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report for more information), the city planning office financed the renovation of a previously non-descript area water tower. The renovation was a simple project. City officials felt that a new coat of paint and the application of an "Olde Town Arvada" logo could transform the tower into an excellent "community identification" design feature. Given the tower•s high visibility, it serves as a beacon for the area. Visuals of Olde Town public art follow. -21 -

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The Memorial Fountain The Women's Relief Corps Number 35, Auxiliary to the Grand Army of the Republic, had a memorial drinking fountain built in Olde Town's main public park, Mcilvoy Park. -22 -

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The Water Tower During the tower's history, many civic-minded citizens have taken it upon themselves to decorate the tower with temporary embellishments. The "Olde Town Arvada" logo is ornamentation of a more permanent nature. -23 -

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In order to understand how public art can be used in urban design, one needs to understand the concept of placemaking. A discussion follows. -24 -

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What are Placemakers? The legacy of the Modern Movement in architecture is all around us. With its austere approach to the various elements of environmental design has come " •.. the spectre of placelessness ... a banal sameness that haunts not only the older commercial strip along the road to the airport but also the new development that is massively changing the profile of many a city center (leading to) (Fleming, 1987: 1). While this late 20th Century social/environmental ill is not peculiar to the u.s., we do seem to have raised the discipline of monotony all too often to an art form. According to Richard Andrews, Director of the Visual Arts program at the NEA: The complete lack of surprise in American landscapes is an awful failure. In many European cities, you walk around and are never sure what•s going to be around the next corner. Sociologists have long studied the repercussions of humans inhabiting environments to which they have difficulty attaching an identity. And, while the various data may indicate specific reactions to specific sites, the consensus is that prolonged contact with a non-descript environment leads toward -25 -

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a deep-seated sense of non-caring about that environment. When confronting this condition of placelessness and trying to combat it, the community must seek ways to connect people to such environments. Otherwise, places remain dead spaces that tell no tales and offer no support only a general feeling of the anomie and angst that social commentators ascribe to our age, (Fleming, 1-2). Where Did We Go Wrong? As mentioned in the first section of this paper, the human need to express a sense of identity is one with an historical (actually prehistorical) precedent. And that identity, from caveman times forward, has often been expressed through art. According to Louis G. Redstone, FAIA: Since time immemorial, there has been a human quest to express human experience through art, whether historical, religious, or relating to the events of daily life. This "natural predisposition" over time led toward various forms of art and ornamentation. Over the last several decades, this ornamentation has fallen into disregard. According to Ronald Lee Fleming: The tenets of the Modern Movement emphasized the integrity of function -26 -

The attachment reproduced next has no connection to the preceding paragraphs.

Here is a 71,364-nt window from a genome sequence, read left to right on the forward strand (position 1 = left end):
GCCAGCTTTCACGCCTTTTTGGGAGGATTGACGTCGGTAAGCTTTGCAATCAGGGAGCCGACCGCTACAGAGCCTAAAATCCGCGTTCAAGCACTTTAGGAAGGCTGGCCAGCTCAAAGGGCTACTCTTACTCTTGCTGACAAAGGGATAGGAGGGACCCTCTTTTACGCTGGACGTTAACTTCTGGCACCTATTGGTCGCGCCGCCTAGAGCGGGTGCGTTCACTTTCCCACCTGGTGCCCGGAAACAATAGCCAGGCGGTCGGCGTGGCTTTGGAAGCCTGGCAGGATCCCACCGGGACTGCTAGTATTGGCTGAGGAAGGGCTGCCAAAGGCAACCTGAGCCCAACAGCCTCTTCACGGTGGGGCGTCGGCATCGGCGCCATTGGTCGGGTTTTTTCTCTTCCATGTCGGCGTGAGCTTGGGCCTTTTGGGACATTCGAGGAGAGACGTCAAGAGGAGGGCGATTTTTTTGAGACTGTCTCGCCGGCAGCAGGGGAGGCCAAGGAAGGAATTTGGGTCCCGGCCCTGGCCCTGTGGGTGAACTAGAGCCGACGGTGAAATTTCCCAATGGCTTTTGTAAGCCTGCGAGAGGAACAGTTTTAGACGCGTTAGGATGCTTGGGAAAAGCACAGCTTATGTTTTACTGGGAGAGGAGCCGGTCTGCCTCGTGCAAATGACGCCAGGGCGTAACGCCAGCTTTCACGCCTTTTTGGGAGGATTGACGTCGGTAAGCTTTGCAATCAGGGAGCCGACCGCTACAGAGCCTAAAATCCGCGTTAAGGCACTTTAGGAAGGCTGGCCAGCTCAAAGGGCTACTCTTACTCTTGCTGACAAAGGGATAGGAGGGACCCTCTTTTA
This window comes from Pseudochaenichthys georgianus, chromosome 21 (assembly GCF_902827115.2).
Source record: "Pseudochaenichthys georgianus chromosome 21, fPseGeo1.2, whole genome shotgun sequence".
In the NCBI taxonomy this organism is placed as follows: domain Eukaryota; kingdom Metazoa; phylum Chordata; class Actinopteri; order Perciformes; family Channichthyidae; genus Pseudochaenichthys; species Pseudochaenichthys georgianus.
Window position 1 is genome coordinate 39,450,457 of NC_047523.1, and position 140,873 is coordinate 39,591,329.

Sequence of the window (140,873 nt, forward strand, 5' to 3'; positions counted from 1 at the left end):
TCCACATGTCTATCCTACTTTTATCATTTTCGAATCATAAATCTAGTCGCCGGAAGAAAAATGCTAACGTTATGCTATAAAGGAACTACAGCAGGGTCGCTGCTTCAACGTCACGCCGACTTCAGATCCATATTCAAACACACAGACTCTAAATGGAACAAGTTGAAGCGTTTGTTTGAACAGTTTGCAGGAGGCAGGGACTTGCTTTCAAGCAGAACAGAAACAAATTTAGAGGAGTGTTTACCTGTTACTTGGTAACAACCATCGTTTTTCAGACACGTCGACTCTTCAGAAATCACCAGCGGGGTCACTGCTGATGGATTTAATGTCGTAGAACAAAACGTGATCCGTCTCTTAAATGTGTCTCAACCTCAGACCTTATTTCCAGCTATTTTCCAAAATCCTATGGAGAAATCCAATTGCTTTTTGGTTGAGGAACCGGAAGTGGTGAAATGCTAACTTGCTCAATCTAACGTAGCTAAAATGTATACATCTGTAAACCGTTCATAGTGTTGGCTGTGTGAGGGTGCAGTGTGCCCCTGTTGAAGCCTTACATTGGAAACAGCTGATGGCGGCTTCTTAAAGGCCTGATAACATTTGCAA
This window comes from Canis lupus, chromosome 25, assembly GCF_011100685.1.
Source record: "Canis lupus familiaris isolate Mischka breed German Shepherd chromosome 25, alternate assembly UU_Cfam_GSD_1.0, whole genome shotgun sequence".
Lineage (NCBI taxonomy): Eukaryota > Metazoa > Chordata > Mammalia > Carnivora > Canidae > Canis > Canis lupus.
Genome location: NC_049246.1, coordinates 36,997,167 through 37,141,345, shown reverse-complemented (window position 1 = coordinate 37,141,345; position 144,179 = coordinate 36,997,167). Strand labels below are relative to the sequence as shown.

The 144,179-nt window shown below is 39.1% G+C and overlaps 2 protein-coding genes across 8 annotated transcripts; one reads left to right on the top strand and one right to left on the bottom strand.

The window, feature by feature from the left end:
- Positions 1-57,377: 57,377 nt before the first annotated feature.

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that expressed the new technology in abstract designs of glass and steel and concrete. For a half century, the disciples of the Modern Movement looked on ornament as part of the decadent embrace of the 19th Century historicism and thus eschewed the ornamental narrative that such decoration creates. Public art or 'placemakers' of a representational character with intricately worked surfaces and a wide range of materials, can serve as a counterpoint to these abstractions. Beyond these isolated pieces of ornamentation is a more coherent artistic expression: the artistic expression of a well-designed city. Shaped with grace and well-crafted, the city is stage and backdrop for our daily urban dram.a •.. yet this drama is often ill-proportioned and unfocused. This maladaptation is often reflected in the environmental design (Lipske, 1985:14). What Are Placemakers and How Are They Created? In essence, "placemakers" are public art that gives its site a sense of place --be they freestanding sculpture, inlaid brickwork, or a harmoniously designed office park. -27 -

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In the Image of the City, Kevin Lynch stated: As an artificial world, the city should be in the best sense made cvvt cuui luu?uut When this "goal is met, an environment will have a strong spirit of place. But what does Lynch mean by the term "art"? We are accustomed to thinking of art as an object that hangs in a gallery or sits in a plaza. We also think of art as an event --a concert or opera or play. But places can be works of art (Lipske, 14) . Environmental works of art that function as placemakers can accomplish a great deal. According to Fleming, works of public art, urban design, and artifacts can help us to define, reveal, enrich, expand, or otherwise make accessible the meanings of a particular environment. . Each element can tell a special tale about the evolving character of its location (Fleming, 2-3). This placemaking approach to design can have a major impact on an environment. This approach can entirely transform the locations the placemakers celebrate. Some can provide simply decorative richness, historic insight, commemorative relief, or just a whimsical bump-in-the-mind. However many placemakers remain isolated -28 -